filter <- filters$getFilter("GbttDate")
  if(is.null(filter)||(filter$type=="ALL")||(length(filter$values)>1)) {
    # there is no filter on GbttDate in this cell
    # i.e. we are in one of the total cells that covers all dates,
    # so the concept of previous/next day has no meaning, so block all dates
    newFilter <- PivotFilter$new(pt, variableName="GbttDate", type="NONE")
    filters$setFilter(newFilter, action="replace")
  }
  else {
    # get the date value and create three day filter
    date <- filter$values
    newDates <- seq(date-1, date+1, by="days")
    filter$values <- newDates
  }
}
# build the pivot
library(pivottabler)
pt <- PivotTable$new()
pt$addData(trains)
pt$addColumnDataGroups("TrainCategory")
pt$addRowDataGroups("GbttDate")
pt$defineCalculation(calculationName="CountTrains", summariseExpression="n()",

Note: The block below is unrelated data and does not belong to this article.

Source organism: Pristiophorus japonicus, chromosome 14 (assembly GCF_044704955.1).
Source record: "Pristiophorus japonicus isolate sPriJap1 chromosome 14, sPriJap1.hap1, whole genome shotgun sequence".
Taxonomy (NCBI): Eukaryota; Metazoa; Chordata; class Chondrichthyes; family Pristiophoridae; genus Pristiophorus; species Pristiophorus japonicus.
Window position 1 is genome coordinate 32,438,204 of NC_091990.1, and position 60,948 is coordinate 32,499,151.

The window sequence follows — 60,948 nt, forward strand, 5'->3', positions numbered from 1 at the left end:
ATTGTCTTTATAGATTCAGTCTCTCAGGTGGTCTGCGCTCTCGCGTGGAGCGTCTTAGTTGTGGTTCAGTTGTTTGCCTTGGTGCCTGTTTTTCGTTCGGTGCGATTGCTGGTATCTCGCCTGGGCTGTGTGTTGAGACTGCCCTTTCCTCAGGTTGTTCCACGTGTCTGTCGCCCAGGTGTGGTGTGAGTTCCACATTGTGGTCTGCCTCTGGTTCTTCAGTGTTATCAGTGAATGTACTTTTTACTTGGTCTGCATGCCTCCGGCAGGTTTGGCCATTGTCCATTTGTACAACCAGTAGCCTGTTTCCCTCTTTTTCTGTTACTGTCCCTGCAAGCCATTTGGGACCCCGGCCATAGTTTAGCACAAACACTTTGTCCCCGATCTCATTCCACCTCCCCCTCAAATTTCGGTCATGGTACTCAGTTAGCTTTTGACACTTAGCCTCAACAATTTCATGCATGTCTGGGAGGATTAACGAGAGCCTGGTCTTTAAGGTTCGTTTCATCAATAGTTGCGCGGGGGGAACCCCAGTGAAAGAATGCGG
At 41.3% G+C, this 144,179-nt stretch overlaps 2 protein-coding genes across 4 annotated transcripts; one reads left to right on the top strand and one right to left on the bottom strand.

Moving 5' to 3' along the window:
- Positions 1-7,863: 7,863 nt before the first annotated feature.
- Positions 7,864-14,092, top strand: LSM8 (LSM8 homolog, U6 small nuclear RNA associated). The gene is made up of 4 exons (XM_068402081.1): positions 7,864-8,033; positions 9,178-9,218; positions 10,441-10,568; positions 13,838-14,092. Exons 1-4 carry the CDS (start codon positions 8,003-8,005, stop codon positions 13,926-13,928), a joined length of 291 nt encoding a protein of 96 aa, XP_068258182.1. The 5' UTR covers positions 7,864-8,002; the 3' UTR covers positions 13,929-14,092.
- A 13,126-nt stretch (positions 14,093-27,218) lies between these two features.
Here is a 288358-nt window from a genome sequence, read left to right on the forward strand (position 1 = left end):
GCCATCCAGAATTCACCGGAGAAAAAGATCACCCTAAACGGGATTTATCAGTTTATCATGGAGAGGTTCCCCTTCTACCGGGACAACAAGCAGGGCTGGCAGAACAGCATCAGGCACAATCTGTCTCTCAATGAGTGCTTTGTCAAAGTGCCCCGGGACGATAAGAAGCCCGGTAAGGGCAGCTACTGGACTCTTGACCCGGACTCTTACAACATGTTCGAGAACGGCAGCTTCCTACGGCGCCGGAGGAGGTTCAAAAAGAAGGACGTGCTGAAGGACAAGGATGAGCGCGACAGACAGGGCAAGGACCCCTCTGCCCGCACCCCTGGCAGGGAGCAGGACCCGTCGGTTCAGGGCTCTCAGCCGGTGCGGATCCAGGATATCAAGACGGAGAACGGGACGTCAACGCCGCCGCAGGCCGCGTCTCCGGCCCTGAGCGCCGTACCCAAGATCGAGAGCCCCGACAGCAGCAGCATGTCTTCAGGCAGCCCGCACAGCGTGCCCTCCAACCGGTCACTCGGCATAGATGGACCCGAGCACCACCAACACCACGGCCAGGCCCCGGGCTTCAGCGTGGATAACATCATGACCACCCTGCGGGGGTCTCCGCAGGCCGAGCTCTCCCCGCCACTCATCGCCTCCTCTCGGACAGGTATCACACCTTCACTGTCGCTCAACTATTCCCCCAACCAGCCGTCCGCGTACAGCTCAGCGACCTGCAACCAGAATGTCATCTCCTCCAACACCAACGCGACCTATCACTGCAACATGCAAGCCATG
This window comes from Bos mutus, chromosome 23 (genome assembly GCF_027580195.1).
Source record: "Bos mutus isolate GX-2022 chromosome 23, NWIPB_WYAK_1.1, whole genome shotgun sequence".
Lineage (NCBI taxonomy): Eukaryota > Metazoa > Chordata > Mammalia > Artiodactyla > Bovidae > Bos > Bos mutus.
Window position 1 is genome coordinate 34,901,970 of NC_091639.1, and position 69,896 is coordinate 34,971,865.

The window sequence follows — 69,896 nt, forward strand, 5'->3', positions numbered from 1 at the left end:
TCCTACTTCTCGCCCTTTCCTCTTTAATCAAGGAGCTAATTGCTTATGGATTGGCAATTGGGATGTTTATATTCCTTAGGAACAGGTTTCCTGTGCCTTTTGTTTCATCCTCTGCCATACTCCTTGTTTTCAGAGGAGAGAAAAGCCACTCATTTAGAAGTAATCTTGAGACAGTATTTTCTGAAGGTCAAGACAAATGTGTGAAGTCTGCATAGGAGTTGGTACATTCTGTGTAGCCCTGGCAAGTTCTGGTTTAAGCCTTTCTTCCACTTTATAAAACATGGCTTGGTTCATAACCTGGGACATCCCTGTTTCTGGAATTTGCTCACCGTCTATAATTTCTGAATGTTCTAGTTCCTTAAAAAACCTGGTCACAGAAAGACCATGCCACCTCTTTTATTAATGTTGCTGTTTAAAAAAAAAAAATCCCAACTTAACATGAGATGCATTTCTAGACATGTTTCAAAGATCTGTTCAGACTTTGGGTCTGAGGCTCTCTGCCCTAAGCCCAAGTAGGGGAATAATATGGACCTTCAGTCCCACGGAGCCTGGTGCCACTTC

caption="Current Day Count")
filterOverrides <- PivotFilterOverrides$new(pt, overrideFunction=getThreeDayFilter)
pt$defineCalculation(calculationName="DaysWithDataCount", filters=filterOverrides, 
                     summariseExpression="n_distinct(GbttDate)", caption="Days With Data")
pt$defineCalculation(calculationName="ThreeDayCount", filters=filterOverrides, 
                     summariseExpression="n()", caption="Three Day Total")
pt$defineCalculation(calculationName="ThreeDayAverage", type="calculation", 
     basedOn=c("DaysWithDataCount", "ThreeDayCount"),
     calculationExpression="ifelse(values$DaysWithDataCount==3, values$ThreeDayCount/3, NA)", 
     format="%.1f", caption="Three Day Rolling Average")
pt$renderPivot()

Cumulative Sum

Objective:

We wish to show a cumulative sum of the number of trains for the first seven days of 2017.

A custom filter override function is used to change the filter to include dates between the 1st January 2017 and the current date:

Further Reading

The full set of vignettes is:

  1. Introduction
  2. Data Groups
  3. Calculations
  4. Outputs
  5. Latex Output
  6. Styling
  7. Finding and Formatting
  8. Cell Context
  9. Irregular Layout
  10. Performance
  11. Shiny
  12. Excel Export
  13. Appendix: Details
  14. Appendix: Calculations
  15. Appendix: Class Overview